We teamed up with The Boston Globe, Filament Group, and Ethan Marcotte to build a newspaper website for the 21st century. The brand new home of the Boston Globe was designed with the reader foremost in mind and is optimized so it can be read on anything — Android, iPad, laptop, Kindle, 27” iMac, Blackberry, you name it. The site uses a technique called responsive design to serve the same content to everyone while making specific adaptations based on size (How wide is the viewing area?) and capability (Is it touch screen?). Ethan, Scott Jehl, and Filament really pioneered this approach, literally writing the book on the subject. For more about how we arrived at this approach, read our blog post. We wrote two other blog posts related to this project, one about how to approach a responsive design and another about how we found the look and feel.
Layouts that Adapt to the News
Most news sites have a single presentation that rarely deviates. On a daily basis, the news must conform to the homepage layout. We always thought it should be the other way around. The layout should change to reflect the moment in time, like a print newspaper front page. We worked with Miranda Mulligan and editors at The Globe to design several flexible approaches that anticipate different photos sizes and news hierarchies.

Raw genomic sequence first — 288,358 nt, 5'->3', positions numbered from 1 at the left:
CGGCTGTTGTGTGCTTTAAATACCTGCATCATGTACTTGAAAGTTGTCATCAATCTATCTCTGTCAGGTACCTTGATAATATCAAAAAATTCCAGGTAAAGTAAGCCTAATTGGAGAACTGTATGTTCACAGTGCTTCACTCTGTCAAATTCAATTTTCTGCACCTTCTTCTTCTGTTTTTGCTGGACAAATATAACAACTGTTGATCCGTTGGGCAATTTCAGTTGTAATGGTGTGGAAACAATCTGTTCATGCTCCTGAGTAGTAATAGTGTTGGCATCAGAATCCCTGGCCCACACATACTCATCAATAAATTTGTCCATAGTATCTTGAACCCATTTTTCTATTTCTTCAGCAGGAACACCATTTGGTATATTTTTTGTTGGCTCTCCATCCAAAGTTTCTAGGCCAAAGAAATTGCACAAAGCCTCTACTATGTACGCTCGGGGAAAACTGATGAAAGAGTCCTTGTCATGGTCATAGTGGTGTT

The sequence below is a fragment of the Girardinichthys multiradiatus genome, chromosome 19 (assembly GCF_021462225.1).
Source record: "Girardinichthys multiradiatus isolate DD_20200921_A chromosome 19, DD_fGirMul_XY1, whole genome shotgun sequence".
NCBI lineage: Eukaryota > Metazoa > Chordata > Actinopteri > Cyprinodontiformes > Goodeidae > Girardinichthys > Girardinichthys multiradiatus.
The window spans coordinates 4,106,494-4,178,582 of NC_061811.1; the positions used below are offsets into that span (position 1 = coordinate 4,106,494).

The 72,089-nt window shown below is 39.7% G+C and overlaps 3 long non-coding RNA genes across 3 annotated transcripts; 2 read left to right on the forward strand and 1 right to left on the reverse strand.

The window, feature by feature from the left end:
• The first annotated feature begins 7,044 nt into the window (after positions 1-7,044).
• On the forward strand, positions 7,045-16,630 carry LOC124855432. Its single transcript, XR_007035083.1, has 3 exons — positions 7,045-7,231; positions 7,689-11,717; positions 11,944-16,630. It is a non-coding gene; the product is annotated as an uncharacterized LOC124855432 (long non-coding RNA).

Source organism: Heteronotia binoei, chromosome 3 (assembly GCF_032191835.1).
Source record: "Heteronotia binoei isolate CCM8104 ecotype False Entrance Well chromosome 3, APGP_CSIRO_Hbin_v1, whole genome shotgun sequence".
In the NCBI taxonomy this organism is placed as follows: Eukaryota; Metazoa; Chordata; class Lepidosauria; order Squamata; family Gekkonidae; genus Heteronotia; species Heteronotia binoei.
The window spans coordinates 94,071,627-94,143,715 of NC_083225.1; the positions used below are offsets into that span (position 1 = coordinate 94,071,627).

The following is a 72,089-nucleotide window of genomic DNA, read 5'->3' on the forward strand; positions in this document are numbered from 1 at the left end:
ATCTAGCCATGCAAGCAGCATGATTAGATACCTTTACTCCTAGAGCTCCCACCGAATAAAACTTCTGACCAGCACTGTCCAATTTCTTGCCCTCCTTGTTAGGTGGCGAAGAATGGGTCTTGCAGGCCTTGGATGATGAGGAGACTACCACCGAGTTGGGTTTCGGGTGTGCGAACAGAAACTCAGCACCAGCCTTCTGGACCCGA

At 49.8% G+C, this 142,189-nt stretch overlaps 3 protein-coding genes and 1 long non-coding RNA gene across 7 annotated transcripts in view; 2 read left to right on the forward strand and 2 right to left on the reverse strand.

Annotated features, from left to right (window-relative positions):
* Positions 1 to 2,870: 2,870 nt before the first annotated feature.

Elegant Typography, Bold Visuals
The Sunday Magazine section showcases some of the hallmarks of the new design: Big, bold photos and elegant typography. The site uses Miller, a custom-drawn typeface that's an important part of The Globe brand. The fonts come from our friends (and Fort Point neighbors) at The Font Bureau.
My Saved: Your Own Personal Reading List
My Saved list lets you save any story on the page in a single click. Just hover over the link, click, and story shoots down to a drawer of your saved stories at the bottom the page. My Saved is available wherever you go — it's even available offline. So you can read stories on the T or when you login at work. Pretty cool. Big ups to Scott Jehl and Ethan Marcotte in particular on this feature. As Todd Parker, Miranda Mulligan, and the team brainstormed the best way for this to work, we ran into one technical obstacle after another. Those two rose to meet every challenge — pushing everyone to think bigger at the same time. Don't recall a single time when they said, "We can't do that."
On Your Phone
All the same features and content remain available, but the layout narrows to a simple, scrolling, single-column view.
Cinematic Photo Galleries
With giant photos framed on black matte, galleries are designed to be as immersive as the article pages. Everything moves out of the way to keep the focus where it should be: On the images.